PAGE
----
The average senior today collects roughly $1,400 a month in Social Security, and that money no doubt comes in handy for necessities and luxuries alike. But if you're not smart about when you file for benefits, you could end up shortchanging yourself on the Social Security front.
Though your benefits themselves are calculated based on your earnings during your working years, the age at which you first file for them has an impact, too. If you claim benefits at full retirement age, which, depending on your year of birth, is either 66, 67, or 66 and a certain number of months, you'll get the full dollar amount your work record entitles you to, payable on a monthly basis.
That said, you don't have to wait until full retirement age to start taking benefits. Rather, you can claim them as early as age 62 -- an option many seniors choose to capitalize on.
But while the idea of getting your hands on your money might seem appealing at first, you should know that going this route will result in an automatic reduction in your monthly payments. Now that total reduction will be a function of your full retirement age and how far ahead of it you're claiming benefits, but if that age is 66, you'll take about a 25% hit. If your full retirement age is 67, you'll lose about 30% of your benefits. And with that in mind, here are a few reasons why filing for Social Security at 62 might really hurt you in the long run.
1. Seniors are living longer
You might think that a reduction in benefits is a small price to pay for getting your hands on that cash sooner. But when you think about how long you might live, that's a lot of money to potentially lose out on. According to the Social Security Administration (SSA), the average 65-year-old man today is expected to live until 84.3, while the average 65-year-old woman is expected to live until 86.6. Not only that, but 25% of 65-year-olds will live longer than 90, while 10% will live past 95.
Before you prepare to accept a lower monthly benefit for life, think about how long you might actually continue to exist on this planet, and consider that you may be selling your life expectancy short. Remember, Social Security's payout formula is actually designed to reward you financially if you hold off on filing and then live a longer than average life, so if your health is great, you might consider sitting tight for a while and letting those benefits grow.
2. You'll likely get stuck with a lower monthly benefit for life
Some people who file for Social Security at 62 do so because of a pressing need for money. Those same people, however, might assume that once they get back on their feet financially, they'll simply withdraw their application for benefits and start over later on with a clean slate, thereby avoiding a permanent reduction in their monthly payments.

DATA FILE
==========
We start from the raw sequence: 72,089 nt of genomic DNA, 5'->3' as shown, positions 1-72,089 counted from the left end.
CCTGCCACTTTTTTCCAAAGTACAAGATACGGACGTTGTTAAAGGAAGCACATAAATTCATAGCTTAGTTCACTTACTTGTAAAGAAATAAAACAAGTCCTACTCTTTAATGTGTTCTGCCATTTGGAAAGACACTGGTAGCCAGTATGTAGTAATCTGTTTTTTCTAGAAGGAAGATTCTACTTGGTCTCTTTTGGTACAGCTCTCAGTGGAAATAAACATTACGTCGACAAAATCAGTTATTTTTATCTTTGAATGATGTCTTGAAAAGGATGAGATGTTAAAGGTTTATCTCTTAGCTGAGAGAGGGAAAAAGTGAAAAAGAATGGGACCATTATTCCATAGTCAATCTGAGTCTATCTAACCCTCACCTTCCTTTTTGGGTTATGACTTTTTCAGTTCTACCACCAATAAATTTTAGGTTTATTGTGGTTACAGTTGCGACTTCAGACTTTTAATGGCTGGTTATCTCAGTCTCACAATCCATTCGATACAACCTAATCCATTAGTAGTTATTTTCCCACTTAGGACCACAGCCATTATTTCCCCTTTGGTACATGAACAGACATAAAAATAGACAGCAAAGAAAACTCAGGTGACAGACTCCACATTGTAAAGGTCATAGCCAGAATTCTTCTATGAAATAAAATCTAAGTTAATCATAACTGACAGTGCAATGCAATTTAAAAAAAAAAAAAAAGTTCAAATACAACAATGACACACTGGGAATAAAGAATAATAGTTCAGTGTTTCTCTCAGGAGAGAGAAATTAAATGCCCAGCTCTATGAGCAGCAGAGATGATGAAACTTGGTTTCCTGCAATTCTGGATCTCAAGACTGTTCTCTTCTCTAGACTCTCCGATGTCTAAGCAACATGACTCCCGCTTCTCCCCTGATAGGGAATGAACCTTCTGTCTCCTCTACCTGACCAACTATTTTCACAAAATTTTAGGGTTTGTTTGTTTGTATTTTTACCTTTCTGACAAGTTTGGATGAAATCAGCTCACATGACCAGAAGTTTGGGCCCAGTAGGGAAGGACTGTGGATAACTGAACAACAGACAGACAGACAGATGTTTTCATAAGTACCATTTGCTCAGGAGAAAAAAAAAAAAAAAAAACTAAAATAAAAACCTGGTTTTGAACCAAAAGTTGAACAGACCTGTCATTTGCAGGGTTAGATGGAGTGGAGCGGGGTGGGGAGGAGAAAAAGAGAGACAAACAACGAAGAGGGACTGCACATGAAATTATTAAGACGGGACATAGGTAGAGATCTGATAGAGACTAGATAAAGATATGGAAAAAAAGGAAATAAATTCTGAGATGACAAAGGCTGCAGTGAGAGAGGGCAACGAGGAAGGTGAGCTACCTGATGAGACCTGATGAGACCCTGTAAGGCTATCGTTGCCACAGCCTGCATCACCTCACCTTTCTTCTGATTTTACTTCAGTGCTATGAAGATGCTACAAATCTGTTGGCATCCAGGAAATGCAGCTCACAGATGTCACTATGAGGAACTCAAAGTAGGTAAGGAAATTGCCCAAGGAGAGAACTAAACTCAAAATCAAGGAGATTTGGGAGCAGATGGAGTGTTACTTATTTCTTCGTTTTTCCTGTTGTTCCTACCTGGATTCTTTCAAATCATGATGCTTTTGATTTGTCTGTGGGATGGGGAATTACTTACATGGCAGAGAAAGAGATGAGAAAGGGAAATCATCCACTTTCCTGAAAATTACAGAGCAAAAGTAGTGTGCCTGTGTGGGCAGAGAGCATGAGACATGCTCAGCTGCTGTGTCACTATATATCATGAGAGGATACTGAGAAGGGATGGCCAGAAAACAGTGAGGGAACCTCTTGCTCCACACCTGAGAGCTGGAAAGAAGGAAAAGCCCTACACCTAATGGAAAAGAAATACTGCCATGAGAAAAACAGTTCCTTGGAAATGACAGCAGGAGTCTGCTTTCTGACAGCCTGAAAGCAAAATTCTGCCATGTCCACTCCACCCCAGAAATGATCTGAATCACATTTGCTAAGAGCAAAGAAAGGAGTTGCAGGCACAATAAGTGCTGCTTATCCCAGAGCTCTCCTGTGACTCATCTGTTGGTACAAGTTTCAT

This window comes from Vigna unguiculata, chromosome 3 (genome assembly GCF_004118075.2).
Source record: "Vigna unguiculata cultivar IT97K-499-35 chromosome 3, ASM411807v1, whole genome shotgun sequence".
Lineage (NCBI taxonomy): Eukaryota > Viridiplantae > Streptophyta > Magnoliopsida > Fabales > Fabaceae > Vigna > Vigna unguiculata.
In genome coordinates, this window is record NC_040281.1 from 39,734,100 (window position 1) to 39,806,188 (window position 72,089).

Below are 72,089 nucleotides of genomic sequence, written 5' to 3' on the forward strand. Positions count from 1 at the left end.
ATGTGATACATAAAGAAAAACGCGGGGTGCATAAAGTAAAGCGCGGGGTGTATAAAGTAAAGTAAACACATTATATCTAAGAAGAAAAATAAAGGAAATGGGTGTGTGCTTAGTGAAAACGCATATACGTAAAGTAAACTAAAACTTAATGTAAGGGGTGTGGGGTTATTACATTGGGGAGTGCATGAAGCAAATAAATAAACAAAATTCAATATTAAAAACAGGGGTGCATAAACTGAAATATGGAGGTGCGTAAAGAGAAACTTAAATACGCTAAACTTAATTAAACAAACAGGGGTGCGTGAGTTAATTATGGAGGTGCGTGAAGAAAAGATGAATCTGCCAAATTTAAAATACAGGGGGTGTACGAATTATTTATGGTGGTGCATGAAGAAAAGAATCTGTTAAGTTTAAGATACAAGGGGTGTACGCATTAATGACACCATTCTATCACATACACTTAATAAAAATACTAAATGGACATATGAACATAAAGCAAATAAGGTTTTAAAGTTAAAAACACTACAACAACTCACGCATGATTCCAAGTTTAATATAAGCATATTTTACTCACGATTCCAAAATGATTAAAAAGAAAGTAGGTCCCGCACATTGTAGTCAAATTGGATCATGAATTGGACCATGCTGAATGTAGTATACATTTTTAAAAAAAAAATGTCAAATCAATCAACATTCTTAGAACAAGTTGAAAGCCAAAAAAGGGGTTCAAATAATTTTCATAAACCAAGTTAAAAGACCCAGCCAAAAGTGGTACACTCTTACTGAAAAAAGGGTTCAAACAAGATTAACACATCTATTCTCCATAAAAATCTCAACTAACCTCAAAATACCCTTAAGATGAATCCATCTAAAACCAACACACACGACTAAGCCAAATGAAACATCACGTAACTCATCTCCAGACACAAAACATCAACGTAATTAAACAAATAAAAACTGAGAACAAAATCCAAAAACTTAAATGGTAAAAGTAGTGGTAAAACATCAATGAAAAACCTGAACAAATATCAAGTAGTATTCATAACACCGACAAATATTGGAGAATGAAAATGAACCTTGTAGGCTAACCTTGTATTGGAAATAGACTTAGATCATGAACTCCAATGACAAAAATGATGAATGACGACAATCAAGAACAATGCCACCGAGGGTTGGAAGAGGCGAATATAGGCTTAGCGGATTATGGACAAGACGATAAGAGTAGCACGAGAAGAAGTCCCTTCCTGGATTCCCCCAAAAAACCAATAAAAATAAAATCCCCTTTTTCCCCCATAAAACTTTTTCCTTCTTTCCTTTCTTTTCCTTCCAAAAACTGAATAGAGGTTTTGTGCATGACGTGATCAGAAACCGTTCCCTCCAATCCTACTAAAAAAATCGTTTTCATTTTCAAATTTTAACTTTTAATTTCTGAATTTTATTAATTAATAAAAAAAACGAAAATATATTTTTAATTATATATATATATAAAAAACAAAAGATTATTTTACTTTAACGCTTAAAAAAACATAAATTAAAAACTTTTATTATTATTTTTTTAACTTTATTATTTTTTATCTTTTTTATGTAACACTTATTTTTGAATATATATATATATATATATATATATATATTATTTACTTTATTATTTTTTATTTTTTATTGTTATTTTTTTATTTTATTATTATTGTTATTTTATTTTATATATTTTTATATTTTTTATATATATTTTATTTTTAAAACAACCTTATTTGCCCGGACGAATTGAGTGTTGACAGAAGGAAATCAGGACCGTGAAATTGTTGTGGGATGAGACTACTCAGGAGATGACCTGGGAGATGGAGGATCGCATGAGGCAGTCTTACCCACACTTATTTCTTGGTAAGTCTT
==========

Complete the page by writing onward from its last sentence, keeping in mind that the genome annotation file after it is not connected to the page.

Now the truth is that you can get a do-over when it comes to Social Security. If you file early and change your mind, you can withdraw that application, provided you do so within a year, and start collecting a higher monthly benefit later in life. But to pull that off, you'll also need to repay the SSA every cent you received from it. And that's no easy feat, especially if your decision to file at 62 stemmed from a need for cash in the first place. So rather than file at 62, all the while banking on the potential for a do-over, assume that if you take benefits as early as possible, there's a strong chance you'll continue collecting that lower monthly payout for life.
3. The program will probably be around for a long time
Some people rush to claim Social Security as early as possible because they're of the impression that the program is going broke, and that they might as well get their money while they can. But while Social Security is facing some financial difficulties, the program is by no means in danger of going away. According to the last Trustees Report, the worst-case scenario right now involves a potential 21% reduction in benefits beginning in 2034. But since so many seniors count on those benefits to stay afloat financially, there's a good chance Congress will step in with a fix.
In other words, don't rush to claim your money because you think you won't get it down the line. Chances are, you will, but if you file at 62, your monthly payouts will be lower -- not because of Social Security's financial shortcomings but because of your own rash decision.
Of course, there are certain scenarios where filing for Social Security at 62 makes sense. If your health is poor, for example, and you don't expect to live a long life, you're generally better off taking benefits as early as possible to secure the highest lifetime payout. Similarly, if you're out of work, you're better off taking benefits early to pay the bills than racking up costly debt. But unless you have a compelling reason to claim benefits at 62, consider what you stand to gain by holding off.